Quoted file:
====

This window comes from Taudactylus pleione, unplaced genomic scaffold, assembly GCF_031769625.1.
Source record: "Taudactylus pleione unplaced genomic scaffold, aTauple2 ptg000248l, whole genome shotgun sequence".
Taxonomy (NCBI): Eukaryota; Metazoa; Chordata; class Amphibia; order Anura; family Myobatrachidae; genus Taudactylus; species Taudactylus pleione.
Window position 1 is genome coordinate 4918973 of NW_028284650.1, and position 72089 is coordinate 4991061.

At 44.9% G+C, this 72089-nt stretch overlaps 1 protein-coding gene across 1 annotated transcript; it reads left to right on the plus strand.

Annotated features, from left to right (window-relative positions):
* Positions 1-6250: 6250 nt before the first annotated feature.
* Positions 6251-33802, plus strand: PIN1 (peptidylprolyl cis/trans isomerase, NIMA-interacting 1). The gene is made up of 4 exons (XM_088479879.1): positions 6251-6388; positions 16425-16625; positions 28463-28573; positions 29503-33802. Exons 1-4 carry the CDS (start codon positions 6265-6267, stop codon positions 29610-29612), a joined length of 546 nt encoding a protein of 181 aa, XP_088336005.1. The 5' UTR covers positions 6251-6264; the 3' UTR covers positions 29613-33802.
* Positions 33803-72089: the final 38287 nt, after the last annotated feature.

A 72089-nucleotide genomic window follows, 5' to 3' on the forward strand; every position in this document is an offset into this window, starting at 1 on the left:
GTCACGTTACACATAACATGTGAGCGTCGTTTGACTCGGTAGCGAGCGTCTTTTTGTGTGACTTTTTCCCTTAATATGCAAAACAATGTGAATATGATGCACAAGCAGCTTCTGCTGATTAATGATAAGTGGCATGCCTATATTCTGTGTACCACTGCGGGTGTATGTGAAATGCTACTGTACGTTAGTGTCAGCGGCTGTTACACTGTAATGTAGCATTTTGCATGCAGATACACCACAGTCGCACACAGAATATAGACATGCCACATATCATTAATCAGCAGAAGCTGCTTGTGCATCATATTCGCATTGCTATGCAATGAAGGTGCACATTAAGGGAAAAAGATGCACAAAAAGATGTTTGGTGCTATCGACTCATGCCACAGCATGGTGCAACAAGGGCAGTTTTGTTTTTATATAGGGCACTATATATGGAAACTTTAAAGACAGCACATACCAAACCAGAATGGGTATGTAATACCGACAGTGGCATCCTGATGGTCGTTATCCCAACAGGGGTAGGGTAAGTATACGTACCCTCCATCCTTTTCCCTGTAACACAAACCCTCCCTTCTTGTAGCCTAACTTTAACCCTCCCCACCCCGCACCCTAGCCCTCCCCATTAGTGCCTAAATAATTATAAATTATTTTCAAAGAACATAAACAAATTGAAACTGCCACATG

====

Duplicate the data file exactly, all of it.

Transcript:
This window comes from Taudactylus pleione, unplaced genomic scaffold, assembly GCF_031769625.1.
Source record: "Taudactylus pleione unplaced genomic scaffold, aTauple2 ptg000248l, whole genome shotgun sequence".
Taxonomy (NCBI): Eukaryota; Metazoa; Chordata; class Amphibia; order Anura; family Myobatrachidae; genus Taudactylus; species Taudactylus pleione.
Window position 1 is genome coordinate 4918973 of NW_028284650.1, and position 72089 is coordinate 4991061.

At 44.9% G+C, this 72089-nt stretch overlaps 1 protein-coding gene across 1 annotated transcript; it reads left to right on the plus strand.

Annotated features, from left to right (window-relative positions):
* Positions 1-6250: 6250 nt before the first annotated feature.
* Positions 6251-33802, plus strand: PIN1 (peptidylprolyl cis/trans isomerase, NIMA-interacting 1). The gene is made up of 4 exons (XM_088479879.1): positions 6251-6388; positions 16425-16625; positions 28463-28573; positions 29503-33802. Exons 1-4 carry the CDS (start codon positions 6265-6267, stop codon positions 29610-29612), a joined length of 546 nt encoding a protein of 181 aa, XP_088336005.1. The 5' UTR covers positions 6251-6264; the 3' UTR covers positions 29613-33802.
* Positions 33803-72089: the final 38287 nt, after the last annotated feature.

A 72089-nucleotide genomic window follows, 5' to 3' on the forward strand; every position in this document is an offset into this window, starting at 1 on the left:
GTCACGTTACACATAACATGTGAGCGTCGTTTGACTCGGTAGCGAGCGTCTTTTTGTGTGACTTTTTCCCTTAATATGCAAAACAATGTGAATATGATGCACAAGCAGCTTCTGCTGATTAATGATAAGTGGCATGCCTATATTCTGTGTACCACTGCGGGTGTATGTGAAATGCTACTGTACGTTAGTGTCAGCGGCTGTTACACTGTAATGTAGCATTTTGCATGCAGATACACCACAGTCGCACACAGAATATAGACATGCCACATATCATTAATCAGCAGAAGCTGCTTGTGCATCATATTCGCATTGCTATGCAATGAAGGTGCACATTAAGGGAAAAAGATGCACAAAAAGATGTTTGGTGCTATCGACTCATGCCACAGCATGGTGCAACAAGGGCAGTTTTGTTTTTATATAGGGCACTATATATGGAAACTTTAAAGACAGCACATACCAAACCAGAATGGGTATGTAATACCGACAGTGGCATCCTGATGGTCGTTATCCCAACAGGGGTAGGGTAAGTATACGTACCCTCCATCCTTTTCCCTGTAACACAAACCCTCCCTTCTTGTAGCCTAACTTTAACCCTCCCCACCCCGCACCCTAGCCCTCCCCATTAGTGCCTAAATAATTATAAATTATTTTCAAAGAACATAAACAAATTGAAACTGCCACATG